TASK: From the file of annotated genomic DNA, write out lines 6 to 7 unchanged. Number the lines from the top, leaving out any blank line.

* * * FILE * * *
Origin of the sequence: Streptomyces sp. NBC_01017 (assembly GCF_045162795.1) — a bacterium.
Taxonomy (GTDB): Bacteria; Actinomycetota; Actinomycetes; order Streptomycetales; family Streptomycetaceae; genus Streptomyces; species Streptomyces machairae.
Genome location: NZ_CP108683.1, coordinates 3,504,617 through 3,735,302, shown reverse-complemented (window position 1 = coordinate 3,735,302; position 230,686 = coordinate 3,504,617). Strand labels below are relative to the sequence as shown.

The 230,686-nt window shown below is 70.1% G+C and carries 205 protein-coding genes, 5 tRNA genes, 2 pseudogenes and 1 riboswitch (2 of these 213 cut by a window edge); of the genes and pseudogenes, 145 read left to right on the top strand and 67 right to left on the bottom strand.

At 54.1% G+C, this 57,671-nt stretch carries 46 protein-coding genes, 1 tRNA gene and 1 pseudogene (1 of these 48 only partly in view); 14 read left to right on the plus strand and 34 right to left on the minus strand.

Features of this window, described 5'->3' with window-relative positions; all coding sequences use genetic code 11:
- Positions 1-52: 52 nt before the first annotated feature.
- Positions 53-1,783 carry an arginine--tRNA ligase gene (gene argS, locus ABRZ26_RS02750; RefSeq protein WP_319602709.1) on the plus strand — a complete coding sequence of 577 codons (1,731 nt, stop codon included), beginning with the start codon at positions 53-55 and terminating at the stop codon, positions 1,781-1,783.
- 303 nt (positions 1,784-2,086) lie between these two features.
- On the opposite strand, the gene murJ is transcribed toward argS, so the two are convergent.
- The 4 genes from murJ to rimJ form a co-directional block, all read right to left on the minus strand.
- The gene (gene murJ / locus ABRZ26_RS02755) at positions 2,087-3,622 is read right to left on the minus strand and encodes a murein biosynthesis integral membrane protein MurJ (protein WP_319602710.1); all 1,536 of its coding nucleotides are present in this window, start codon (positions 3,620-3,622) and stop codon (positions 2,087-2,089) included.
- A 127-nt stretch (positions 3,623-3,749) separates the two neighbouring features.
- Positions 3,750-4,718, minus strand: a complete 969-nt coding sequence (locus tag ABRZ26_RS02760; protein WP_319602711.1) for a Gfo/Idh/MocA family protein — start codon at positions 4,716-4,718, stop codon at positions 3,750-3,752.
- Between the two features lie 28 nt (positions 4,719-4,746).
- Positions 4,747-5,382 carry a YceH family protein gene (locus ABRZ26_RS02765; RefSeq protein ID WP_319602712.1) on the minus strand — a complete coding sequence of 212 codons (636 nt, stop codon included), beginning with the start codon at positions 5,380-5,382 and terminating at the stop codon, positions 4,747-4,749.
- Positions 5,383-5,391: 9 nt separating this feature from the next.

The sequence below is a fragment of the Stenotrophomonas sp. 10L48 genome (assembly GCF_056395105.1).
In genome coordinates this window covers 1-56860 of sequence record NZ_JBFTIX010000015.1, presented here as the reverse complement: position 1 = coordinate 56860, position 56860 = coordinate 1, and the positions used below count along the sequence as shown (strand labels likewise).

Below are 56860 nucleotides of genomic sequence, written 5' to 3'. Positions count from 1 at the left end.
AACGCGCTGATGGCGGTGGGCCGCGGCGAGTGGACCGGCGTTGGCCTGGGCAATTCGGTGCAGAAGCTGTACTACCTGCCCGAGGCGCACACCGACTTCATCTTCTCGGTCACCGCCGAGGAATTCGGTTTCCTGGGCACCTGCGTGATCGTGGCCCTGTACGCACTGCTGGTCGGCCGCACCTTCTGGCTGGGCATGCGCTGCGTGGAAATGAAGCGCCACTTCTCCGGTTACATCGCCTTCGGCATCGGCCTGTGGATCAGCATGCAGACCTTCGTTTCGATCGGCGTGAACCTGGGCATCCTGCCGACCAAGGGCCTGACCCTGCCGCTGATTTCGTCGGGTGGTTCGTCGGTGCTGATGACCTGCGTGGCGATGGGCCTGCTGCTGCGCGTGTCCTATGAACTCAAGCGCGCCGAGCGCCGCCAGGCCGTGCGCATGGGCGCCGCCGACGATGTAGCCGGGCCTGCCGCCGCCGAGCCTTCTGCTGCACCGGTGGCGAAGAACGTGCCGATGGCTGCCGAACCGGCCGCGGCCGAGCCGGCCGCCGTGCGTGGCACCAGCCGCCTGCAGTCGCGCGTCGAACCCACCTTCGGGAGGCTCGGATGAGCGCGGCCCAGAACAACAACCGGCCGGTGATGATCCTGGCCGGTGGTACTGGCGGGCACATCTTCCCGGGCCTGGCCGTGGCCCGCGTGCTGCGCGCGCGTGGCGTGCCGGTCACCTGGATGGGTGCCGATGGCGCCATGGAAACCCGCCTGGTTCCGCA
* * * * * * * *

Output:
Features of this window, described 5'->3' with window-relative positions; all coding sequences use genetic code 11:
- Positions 1-52: 52 nt before the first annotated feature.